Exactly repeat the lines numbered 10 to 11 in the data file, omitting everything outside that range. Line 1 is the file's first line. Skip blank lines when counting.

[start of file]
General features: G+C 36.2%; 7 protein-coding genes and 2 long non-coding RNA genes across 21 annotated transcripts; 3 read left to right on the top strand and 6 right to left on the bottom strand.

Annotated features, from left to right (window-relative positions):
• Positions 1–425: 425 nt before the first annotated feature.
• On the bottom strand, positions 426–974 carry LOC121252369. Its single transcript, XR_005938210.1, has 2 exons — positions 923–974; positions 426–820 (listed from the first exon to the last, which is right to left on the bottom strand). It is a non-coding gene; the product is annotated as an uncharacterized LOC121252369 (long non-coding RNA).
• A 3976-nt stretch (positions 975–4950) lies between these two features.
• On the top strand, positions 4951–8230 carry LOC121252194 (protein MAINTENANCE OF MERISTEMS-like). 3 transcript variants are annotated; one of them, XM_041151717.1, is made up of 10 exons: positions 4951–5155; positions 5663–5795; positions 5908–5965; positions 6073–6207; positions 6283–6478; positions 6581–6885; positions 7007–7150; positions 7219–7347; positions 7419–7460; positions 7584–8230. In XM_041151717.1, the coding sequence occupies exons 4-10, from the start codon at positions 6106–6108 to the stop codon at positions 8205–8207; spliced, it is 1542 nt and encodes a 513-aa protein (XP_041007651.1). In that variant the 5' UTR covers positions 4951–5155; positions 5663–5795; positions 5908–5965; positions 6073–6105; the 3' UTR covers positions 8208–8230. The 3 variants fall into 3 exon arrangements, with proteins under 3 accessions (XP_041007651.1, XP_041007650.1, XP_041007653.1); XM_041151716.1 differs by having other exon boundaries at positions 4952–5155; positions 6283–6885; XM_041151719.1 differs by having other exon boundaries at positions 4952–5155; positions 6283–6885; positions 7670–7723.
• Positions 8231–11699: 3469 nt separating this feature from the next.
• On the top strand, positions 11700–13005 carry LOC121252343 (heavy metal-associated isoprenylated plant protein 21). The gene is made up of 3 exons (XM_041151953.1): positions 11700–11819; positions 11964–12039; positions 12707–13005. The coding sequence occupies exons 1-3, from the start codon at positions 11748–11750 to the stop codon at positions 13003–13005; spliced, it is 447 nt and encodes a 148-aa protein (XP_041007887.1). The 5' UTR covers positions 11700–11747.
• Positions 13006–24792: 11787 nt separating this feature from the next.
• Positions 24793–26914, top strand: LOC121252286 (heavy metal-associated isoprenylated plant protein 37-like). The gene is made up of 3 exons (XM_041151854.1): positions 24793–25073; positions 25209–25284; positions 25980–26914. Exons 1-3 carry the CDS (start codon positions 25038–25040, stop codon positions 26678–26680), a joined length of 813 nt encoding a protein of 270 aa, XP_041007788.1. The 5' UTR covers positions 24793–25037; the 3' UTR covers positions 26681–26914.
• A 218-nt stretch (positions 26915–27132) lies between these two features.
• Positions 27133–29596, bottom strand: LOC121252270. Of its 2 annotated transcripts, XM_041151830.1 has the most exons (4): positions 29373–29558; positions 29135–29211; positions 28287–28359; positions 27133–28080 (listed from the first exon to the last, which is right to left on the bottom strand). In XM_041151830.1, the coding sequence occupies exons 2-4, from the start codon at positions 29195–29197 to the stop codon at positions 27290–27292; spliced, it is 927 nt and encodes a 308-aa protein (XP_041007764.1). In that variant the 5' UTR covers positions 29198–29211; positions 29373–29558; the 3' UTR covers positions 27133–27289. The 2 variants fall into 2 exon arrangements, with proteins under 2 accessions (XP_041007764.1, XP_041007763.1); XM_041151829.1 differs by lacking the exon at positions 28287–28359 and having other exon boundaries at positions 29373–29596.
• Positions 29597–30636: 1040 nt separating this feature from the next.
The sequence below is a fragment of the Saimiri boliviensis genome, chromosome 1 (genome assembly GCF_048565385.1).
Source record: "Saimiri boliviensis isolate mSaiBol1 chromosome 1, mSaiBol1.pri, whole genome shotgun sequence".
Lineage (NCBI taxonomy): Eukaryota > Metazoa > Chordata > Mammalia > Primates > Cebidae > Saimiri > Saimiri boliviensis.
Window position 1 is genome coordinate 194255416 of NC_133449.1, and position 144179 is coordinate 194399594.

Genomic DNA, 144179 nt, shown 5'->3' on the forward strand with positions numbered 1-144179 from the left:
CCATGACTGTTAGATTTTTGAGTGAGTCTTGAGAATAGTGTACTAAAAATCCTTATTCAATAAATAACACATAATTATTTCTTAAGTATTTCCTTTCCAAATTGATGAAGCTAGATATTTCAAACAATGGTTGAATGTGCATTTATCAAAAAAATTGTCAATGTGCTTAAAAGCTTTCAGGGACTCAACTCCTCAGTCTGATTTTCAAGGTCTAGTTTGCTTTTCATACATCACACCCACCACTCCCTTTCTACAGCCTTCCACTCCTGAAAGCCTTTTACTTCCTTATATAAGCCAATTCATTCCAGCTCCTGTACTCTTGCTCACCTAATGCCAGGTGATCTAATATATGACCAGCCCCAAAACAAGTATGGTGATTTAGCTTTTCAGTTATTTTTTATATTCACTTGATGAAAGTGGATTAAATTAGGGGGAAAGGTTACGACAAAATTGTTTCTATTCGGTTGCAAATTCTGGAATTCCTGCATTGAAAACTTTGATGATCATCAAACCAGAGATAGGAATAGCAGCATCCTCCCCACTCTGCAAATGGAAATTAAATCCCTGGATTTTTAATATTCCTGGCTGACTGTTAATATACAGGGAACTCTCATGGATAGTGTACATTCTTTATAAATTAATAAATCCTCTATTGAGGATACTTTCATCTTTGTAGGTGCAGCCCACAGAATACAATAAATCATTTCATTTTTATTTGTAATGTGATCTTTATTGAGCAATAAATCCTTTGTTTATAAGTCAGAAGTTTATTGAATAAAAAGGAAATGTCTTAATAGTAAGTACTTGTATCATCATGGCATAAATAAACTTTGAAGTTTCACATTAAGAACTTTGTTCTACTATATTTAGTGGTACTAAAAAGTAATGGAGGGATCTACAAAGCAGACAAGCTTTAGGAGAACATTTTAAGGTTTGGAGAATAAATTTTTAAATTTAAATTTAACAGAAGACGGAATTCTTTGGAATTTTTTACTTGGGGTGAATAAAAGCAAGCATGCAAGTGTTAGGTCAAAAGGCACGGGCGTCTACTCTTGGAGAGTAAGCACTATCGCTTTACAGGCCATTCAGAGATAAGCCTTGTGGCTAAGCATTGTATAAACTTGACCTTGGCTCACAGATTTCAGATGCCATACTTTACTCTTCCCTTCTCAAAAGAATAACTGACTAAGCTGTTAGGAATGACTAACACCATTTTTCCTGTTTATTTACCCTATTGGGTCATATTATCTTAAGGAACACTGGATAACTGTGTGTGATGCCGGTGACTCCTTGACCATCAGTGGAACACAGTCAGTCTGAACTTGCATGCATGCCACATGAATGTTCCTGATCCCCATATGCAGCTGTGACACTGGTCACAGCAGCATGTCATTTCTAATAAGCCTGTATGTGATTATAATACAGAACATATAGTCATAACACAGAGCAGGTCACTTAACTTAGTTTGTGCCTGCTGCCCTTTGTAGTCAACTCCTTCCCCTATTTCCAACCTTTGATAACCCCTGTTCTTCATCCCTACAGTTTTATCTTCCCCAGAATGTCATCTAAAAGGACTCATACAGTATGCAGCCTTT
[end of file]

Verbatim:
• Positions 24793–26914, top strand: LOC121252286 (heavy metal-associated isoprenylated plant protein 37-like). The gene is made up of 3 exons (XM_041151854.1): positions 24793–25073; positions 25209–25284; positions 25980–26914. Exons 1-3 carry the CDS (start codon positions 25038–25040, stop codon positions 26678–26680), a joined length of 813 nt encoding a protein of 270 aa, XP_041007788.1. The 5' UTR covers positions 24793–25037; the 3' UTR covers positions 26681–26914.
• A 218-nt stretch (positions 26915–27132) lies between these two features.